Some Remarks on John Stuart Mill’s Account of Tocqueville’s Concern with the Masses in Democratic Societies


  • Átila Amaral Brilhante
  • Francisco José Sales Rocha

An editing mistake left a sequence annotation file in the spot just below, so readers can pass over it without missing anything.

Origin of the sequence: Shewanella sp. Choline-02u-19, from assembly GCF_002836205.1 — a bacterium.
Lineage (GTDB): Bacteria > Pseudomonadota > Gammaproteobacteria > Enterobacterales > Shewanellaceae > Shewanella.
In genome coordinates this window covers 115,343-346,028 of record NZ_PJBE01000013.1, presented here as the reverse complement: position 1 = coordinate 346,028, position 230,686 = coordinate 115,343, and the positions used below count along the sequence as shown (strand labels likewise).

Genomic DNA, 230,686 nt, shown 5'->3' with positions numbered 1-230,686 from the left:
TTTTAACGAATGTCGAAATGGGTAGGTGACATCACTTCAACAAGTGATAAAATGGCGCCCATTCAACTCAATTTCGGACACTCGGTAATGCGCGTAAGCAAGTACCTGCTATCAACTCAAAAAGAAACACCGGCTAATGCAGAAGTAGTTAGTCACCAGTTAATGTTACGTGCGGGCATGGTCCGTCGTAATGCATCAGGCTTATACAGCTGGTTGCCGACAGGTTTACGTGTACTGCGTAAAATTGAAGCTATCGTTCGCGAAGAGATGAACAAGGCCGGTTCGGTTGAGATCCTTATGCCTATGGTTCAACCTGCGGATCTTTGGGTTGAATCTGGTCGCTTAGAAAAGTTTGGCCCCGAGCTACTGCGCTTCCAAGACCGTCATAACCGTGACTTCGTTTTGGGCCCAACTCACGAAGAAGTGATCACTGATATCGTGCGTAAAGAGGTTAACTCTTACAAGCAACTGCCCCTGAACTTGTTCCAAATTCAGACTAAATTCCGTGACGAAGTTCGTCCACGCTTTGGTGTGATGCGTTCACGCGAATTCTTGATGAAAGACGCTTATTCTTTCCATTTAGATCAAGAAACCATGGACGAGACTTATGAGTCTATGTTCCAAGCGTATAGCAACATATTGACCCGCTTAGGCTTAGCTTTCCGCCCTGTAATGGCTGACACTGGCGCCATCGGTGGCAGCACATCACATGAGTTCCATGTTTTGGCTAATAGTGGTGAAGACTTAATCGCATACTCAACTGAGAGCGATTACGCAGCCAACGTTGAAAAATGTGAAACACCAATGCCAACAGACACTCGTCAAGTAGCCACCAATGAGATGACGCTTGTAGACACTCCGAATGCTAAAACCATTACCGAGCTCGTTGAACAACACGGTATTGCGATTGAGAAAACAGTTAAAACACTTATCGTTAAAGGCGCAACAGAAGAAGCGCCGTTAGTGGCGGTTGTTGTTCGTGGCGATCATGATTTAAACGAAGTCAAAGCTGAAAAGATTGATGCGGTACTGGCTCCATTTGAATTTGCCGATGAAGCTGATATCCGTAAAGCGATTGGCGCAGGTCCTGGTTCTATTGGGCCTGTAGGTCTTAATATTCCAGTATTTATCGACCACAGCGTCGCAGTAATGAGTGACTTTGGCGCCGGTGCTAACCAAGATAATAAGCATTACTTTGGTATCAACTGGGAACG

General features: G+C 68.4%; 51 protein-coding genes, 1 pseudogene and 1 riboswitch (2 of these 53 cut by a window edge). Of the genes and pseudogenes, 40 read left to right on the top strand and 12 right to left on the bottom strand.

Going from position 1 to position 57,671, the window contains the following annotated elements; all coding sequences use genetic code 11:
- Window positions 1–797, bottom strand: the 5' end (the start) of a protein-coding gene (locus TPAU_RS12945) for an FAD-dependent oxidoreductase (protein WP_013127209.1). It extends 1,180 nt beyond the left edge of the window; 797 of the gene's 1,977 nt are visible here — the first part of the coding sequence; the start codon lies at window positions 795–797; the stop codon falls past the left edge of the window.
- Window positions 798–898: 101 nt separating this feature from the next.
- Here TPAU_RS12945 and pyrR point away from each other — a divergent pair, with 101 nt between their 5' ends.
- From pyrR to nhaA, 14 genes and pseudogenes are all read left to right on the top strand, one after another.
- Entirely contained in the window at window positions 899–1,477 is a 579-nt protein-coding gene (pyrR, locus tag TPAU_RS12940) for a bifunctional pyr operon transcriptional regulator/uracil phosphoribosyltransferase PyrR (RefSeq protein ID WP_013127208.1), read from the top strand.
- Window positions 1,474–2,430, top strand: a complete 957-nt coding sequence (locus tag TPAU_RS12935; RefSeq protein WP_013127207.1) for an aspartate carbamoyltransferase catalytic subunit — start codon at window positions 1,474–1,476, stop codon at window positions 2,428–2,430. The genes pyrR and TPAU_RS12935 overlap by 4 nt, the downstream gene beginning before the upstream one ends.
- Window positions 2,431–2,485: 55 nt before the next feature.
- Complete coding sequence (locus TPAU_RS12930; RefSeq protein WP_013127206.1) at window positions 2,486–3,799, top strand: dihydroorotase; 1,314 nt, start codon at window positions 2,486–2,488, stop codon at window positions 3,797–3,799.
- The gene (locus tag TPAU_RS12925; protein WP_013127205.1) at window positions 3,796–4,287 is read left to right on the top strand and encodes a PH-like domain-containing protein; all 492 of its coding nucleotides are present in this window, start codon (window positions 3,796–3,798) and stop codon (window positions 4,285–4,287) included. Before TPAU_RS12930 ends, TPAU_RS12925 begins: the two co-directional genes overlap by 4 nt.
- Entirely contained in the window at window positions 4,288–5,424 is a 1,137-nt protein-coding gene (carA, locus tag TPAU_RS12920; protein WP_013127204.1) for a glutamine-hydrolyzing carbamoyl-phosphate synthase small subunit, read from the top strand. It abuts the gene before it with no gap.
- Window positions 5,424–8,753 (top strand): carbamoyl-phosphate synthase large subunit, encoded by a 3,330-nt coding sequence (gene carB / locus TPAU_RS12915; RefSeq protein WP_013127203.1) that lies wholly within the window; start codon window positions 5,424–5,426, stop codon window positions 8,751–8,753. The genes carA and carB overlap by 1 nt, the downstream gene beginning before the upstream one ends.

This article shows that both J. S. Mill and Tocqueville favoured a civic culture that supported liberty, diversity and prevented the uncontrolled power of the masses. The central argument is that after the early 1840s Mill definetely incorporated in his political thought Tocqueville’s idea that, in order for democracy to function properly, the power of the masses should counterbalanced. Initially, Mill tried to find in society a power to rival the power of the masses, but later he advocated a new framework to political institutions which would guarantee the presence of educated minorities in government, and thereby create the opposition of ideas that he deemed necessary to prevent the tyranny of the masses. Intending to prevent the excesses of democracy, John Stuart Mill attributed more importance to the building up of political institutions, while Alexis de Tocqueville emphasized the importance of participation in politics at local level. Despite this, the former owed a lot to the political thought of the latter.